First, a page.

(120348) 2004 TY364
|Discovered by||Michael E. Brown,
David L. Rabinowitz
|Discovery date||October 3, 2004|
|MPC designation||(120348) 2004 TY364|
|Minor planet category||TNO|
|Semi-major axis||38.742 AU|
|Longitude of ascending node||140.5°|
|Argument of perihelion||0.9°|
|Absolute magnitude (H)||4.5|
(120348) 2004 TY364, also written as (120348) 2004 TY364, is a trans-Neptunian object that resides in the Kuiper belt. It was discovered by Michael E. Brown, Chad Trujillo, and David L. Rabinowitz on October 3, 2004 at the Palomar Observatory.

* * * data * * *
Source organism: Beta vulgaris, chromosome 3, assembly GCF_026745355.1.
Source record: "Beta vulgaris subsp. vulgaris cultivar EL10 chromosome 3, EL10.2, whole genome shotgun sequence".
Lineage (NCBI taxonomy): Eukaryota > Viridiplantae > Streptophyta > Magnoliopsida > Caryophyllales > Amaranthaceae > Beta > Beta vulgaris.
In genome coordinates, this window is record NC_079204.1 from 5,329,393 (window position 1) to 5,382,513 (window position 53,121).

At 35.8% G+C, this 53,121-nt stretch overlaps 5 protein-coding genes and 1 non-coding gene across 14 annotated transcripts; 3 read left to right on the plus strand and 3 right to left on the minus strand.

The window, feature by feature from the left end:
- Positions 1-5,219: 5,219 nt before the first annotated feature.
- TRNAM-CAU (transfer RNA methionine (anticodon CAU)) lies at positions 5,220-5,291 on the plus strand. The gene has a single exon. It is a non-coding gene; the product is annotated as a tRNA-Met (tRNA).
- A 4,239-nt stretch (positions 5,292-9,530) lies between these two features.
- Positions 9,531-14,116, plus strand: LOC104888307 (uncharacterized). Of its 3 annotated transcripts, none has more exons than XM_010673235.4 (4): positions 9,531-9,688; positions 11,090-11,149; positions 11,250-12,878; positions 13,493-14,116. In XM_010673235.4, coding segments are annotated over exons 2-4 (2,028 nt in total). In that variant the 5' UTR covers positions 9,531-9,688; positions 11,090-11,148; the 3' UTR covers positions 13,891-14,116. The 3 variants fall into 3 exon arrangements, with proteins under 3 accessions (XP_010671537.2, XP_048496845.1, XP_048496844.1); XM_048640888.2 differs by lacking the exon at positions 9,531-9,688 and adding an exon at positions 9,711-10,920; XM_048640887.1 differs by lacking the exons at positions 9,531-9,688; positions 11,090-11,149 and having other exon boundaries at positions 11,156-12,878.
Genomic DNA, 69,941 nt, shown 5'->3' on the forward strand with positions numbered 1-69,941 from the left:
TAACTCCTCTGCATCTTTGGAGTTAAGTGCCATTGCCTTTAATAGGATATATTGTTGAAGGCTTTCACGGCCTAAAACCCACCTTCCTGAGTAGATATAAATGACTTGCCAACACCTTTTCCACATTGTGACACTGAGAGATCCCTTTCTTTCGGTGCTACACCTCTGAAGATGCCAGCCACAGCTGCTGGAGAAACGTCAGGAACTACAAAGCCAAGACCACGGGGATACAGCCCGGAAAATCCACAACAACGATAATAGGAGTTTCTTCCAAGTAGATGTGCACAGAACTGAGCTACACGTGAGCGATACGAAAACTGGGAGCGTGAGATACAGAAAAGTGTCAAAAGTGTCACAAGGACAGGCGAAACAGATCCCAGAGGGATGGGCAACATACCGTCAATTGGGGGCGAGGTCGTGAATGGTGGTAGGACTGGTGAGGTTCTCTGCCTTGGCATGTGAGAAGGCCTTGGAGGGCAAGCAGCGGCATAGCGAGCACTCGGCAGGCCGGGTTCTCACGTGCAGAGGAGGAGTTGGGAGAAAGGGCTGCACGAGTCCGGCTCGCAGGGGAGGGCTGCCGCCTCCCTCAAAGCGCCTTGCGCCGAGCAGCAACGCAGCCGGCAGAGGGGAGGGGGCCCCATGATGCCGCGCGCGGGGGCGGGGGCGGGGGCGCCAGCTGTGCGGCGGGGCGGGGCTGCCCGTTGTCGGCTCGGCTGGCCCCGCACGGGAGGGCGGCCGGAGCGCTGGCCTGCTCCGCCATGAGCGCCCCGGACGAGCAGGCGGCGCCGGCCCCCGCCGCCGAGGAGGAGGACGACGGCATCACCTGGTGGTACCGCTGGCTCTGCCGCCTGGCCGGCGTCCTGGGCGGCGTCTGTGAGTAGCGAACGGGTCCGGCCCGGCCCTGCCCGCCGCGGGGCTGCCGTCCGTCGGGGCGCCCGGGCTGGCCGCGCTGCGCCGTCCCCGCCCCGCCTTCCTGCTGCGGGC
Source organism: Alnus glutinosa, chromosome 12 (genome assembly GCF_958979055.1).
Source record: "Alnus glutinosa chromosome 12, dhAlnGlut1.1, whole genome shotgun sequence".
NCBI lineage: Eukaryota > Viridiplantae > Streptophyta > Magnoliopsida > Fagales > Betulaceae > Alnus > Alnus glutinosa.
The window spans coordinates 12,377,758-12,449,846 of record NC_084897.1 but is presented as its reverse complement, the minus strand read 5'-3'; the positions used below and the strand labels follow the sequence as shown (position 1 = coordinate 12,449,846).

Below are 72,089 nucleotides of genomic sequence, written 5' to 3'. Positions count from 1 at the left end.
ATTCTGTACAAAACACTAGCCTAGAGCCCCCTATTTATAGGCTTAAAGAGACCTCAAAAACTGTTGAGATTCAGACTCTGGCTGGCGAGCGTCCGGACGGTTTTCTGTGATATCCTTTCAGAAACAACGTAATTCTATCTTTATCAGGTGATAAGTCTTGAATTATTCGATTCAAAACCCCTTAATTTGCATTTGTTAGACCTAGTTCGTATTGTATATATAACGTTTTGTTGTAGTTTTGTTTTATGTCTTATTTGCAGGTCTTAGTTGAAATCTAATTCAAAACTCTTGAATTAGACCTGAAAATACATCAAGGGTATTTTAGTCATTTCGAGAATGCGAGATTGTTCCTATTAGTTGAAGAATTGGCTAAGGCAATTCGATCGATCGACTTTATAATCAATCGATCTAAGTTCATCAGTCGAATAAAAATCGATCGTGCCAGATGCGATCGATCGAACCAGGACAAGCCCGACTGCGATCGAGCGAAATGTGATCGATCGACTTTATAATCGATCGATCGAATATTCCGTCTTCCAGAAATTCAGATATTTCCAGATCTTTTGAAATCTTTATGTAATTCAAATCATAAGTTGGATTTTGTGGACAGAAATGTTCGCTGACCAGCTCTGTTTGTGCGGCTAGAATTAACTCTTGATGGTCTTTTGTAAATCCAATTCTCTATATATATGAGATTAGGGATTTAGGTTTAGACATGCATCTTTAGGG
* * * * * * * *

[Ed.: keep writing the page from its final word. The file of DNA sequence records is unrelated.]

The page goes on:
Since its absolute magnitude of 4.5, it is a likely dwarf planet, and Mike Brown's website lists it as one. However, light curve analysis has questioned whether it would truly qualify as a dwarf planet.
- "AstDys (120348) 2004TY364 Ephemerides". Department of Mathematics, University of Pisa, Italy. Retrieved 2009-12-10.
- Michael E. Brown. "How many dwarf planets are there in the outer solar system? (updates daily)". California Institute of Technology. Retrieved 2011-08-25.
- Gonzalo Tancredi and Sofía Favre (13-Oct-2008?). "Dwarf Planet & Plutoid Headquarters". Portal Uruguayo de Astronomía. Retrieved 2010-09-22. (Which are the dwarfs in the Solar System?)
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